So far, President Reagan has been leading a charmed life: The budget cuts designed for him by Dave Stockman, even when hitting such popular social programs as food stamps or Medicaid, somehow haven't stirred much antagonism. But in his sweeping proposals to cut back Social Security benefits, reversing a basic campaign promise, the president may have bitten off more than he can chew.
One must nevertheless tip a hat to him for being willing to take the political risk implicit in dealing with the threat to the financial stability of the Social Security system. In the short run, it's in trouble. The system must receive more money through some form of increased taxes, or the benefits have to be reduced.
The Congressional Budget Office -- not always on the same wave length as the White House -- says flatly that the Old Age and Survivors Insurance, will encounter a cash flow problem as early as next year.
But I doubt that, in his broad benefit cuts, the president has found the right cure. As former Social Security Commissioner Robert Ball points out, it is overkill, a heavy-handed permanent change in the system that may not be necessary to solve the current financial problems.
Put bluntly, the Reagan administration has succumbed to the demands of its ultraright Senate wing for a more convincing budget balancing operation. Reagan's recommendations on Social Security would pick up savings of $9 billion in fiscal 1982, the figure rising to $24 billion by 1986. Reagan is open to the charge that he is balancing the budget, which includes a fantastic increase in military expenditures on the backs of the old and infirm.
As White House officials explain it, Reagan is keeping faith with his campaign promise not to cut back on Social Security benefits for the 36 million Americans now on the Social Security rolls. (There would be on only a slight loss in income for current beneficiaries by shifting the July 1 indexing date to Oct. 1, beginning in 1982.) They would continue to enjoy inflation-adjusted benefits that exceed the typical inflation adjustment received by active workers.
Instead, the president laid a heavy burden on future retirees by changing the "replacement ratio," that is, the way the basic Social Security benefits are calculated. Instead of getting a pension of 41 percent of prior earnings, the average workerer would get 38 percent.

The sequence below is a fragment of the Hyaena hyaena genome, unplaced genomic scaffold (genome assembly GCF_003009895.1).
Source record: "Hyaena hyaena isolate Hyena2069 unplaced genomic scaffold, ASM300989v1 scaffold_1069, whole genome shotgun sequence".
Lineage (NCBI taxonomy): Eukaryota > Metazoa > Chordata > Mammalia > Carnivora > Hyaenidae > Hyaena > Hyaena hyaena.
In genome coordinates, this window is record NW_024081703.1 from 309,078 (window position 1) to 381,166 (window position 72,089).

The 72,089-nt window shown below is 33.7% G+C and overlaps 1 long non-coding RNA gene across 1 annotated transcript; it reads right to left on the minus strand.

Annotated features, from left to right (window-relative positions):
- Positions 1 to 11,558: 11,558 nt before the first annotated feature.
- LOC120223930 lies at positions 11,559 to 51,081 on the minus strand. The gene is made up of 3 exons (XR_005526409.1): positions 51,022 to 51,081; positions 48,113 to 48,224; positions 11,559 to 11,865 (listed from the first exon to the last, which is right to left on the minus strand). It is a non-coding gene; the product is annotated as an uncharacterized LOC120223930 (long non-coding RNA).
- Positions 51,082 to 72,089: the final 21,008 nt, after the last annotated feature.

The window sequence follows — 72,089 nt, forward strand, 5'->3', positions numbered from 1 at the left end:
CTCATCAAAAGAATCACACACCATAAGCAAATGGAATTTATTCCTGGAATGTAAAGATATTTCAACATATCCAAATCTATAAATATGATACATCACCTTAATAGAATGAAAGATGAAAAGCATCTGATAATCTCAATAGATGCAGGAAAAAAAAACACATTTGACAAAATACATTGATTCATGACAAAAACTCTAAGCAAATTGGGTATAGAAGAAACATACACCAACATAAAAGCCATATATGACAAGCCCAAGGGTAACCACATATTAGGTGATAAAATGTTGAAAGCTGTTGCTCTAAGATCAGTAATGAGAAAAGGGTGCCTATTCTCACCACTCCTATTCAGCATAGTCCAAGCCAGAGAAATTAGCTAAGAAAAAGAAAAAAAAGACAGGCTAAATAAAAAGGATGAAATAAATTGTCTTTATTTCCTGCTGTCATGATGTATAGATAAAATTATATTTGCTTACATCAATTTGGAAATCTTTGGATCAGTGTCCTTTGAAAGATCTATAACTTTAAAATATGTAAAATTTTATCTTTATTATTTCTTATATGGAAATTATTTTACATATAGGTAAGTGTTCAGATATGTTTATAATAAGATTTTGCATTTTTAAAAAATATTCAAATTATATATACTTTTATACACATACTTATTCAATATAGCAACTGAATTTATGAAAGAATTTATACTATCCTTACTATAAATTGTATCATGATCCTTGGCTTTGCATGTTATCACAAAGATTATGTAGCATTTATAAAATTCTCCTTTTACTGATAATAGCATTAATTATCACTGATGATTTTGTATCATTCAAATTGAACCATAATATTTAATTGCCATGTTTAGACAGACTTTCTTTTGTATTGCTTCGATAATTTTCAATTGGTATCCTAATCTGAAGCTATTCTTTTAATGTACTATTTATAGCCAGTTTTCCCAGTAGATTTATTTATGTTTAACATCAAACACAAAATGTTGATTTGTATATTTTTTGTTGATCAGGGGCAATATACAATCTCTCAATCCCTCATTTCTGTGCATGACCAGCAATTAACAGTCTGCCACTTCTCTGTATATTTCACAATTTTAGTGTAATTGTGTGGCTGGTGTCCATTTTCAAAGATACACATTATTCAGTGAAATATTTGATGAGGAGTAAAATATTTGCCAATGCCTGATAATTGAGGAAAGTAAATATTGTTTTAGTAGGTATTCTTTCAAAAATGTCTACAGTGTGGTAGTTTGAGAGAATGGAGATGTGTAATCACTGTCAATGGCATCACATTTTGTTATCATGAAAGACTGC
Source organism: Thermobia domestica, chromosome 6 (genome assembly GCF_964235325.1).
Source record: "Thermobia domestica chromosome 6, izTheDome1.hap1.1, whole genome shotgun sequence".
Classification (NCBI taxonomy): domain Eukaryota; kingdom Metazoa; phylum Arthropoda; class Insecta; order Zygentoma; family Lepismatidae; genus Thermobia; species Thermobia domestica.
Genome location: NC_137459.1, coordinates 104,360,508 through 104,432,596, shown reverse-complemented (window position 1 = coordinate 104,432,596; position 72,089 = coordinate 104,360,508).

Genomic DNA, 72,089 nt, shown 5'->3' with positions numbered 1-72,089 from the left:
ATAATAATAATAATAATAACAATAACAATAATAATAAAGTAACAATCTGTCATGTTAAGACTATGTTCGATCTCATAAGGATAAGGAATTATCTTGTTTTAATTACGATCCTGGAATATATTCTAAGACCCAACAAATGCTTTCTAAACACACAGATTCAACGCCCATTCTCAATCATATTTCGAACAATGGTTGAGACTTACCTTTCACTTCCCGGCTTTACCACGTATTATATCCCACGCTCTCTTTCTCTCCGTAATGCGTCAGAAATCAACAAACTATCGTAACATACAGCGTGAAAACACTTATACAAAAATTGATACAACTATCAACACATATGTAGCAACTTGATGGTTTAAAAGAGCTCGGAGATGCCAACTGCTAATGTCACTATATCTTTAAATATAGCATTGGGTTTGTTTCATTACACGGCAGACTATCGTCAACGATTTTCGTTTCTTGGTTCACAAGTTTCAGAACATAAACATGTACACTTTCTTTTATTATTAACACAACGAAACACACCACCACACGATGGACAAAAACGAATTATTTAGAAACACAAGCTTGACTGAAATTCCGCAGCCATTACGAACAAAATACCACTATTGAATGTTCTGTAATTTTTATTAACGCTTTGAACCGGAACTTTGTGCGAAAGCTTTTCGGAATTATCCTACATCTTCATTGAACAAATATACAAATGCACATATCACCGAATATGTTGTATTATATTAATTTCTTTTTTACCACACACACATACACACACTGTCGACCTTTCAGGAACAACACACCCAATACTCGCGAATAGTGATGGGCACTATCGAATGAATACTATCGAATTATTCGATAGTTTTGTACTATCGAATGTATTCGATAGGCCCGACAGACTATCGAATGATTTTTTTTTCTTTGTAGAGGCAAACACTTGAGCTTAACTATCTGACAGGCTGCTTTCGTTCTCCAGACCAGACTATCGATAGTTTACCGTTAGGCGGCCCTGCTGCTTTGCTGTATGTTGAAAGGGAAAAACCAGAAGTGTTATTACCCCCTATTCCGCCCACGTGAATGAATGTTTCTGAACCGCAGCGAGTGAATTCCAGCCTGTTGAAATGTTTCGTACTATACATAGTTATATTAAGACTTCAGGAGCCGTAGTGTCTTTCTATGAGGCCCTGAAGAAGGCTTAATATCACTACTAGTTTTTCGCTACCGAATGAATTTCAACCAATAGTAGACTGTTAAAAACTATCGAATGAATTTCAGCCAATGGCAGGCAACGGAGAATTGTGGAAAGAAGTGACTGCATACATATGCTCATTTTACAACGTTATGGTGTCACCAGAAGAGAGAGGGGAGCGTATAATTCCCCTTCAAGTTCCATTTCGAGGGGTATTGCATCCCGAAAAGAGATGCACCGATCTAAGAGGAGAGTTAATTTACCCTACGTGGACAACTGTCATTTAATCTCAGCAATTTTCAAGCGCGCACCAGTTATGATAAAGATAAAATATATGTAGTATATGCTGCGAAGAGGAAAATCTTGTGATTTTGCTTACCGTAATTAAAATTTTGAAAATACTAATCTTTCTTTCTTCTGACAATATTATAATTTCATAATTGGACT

Next, the president proposed a heavy penalty on those who choose retirement at age 62 instead of 65, an option now exercised by 65 percent to 70 percent of all workers. Instead of getting 80 percent of their full benefits, early retirees would get 55 percent. A spouse's benefits on an early-retirement schedule would dwindle to 27 1/2 percent, instead of 40 percent.
The president will be accused of breaking faith with a vast number of workers who have been gearing themselves for early retirement. "This proposal will be disastrous for a very vulnerable group of people, not just those who want to retire early to play golf," said Burt Seidman, the AFL-CIO's Social Security expert. "Many of these early retirees have been displaced from their jobs, or are in bad health, hanging in there until they're 62."
Seidman also argues that a whole series of new rules to limit the payment for disability benefits will hit hard at an older group of workers, and especially those suffering from degenerative diseases such as multiple sclerosis. A new requirement for recipients of disability payments is that they must have worked for at least 30 out of 40 quarters preceding disability. Because diseases like MS don't strike all at once, many such victims would be frozen out of the system.
One observer of the Washington scene says bitterly: "You know, the Reagan people talk a lot about property rights and show an intellectual concern about capricious actions. From a legal standpoint, future Social Security benefits are probably not property rights, but an awful lot of people have been led to expect a certain level of retirement income -- and under the Reagan proposal, which is capricious, they won't get it."
In terms of specifics, a person retiring at age 62 on Jan. 1, 1967, would get (on the average) a monthly benefit of only $348.30 instead of $580.70 as is scheduled under the present law. Those in the maximum benefit category would get only $430 a month instead of $755.60, under the present system. Lesser benefits would also apply, except in the lowest benefit category, to those waiting until age 65 to retire.
Reagan has been propelled into his ill-devised recommendations by various proposals in Congress, including a Senate Republician effort to save $8 billion in fiscal 1982 by watering down cost of living increases, and a plan by some Democrats to raise the retirement age to 68.
As the CBO points out, the basic problem for the Social Security system is its great sensitivity to changes in economic conditions. High unemployment, cutting payrolls, reduces revenues funneling into the trust funds. High inflation, on the other hand, exacerbates the excessively generous indexing of benefits.
In the past few years of double digit inflation, the indexing system, because it is linked only to the consumer price index, has boosted Social Security benefits faster than wages themselves.One change that has been suggested is relating Social Security payments to whichever index, prices or wages, has gone up the least. Or a different price index, with less distortion than the CPL, could be selected.
Ideally, the idea of an automatic indexing of Social Security (and other government programs) should be abandoned, in favor of a joint presidential-congressional determination each year on what, if any, adjustment should be made in light of existing economic conditions. But politicians on Captol Hill will never have the guts to take on that burden.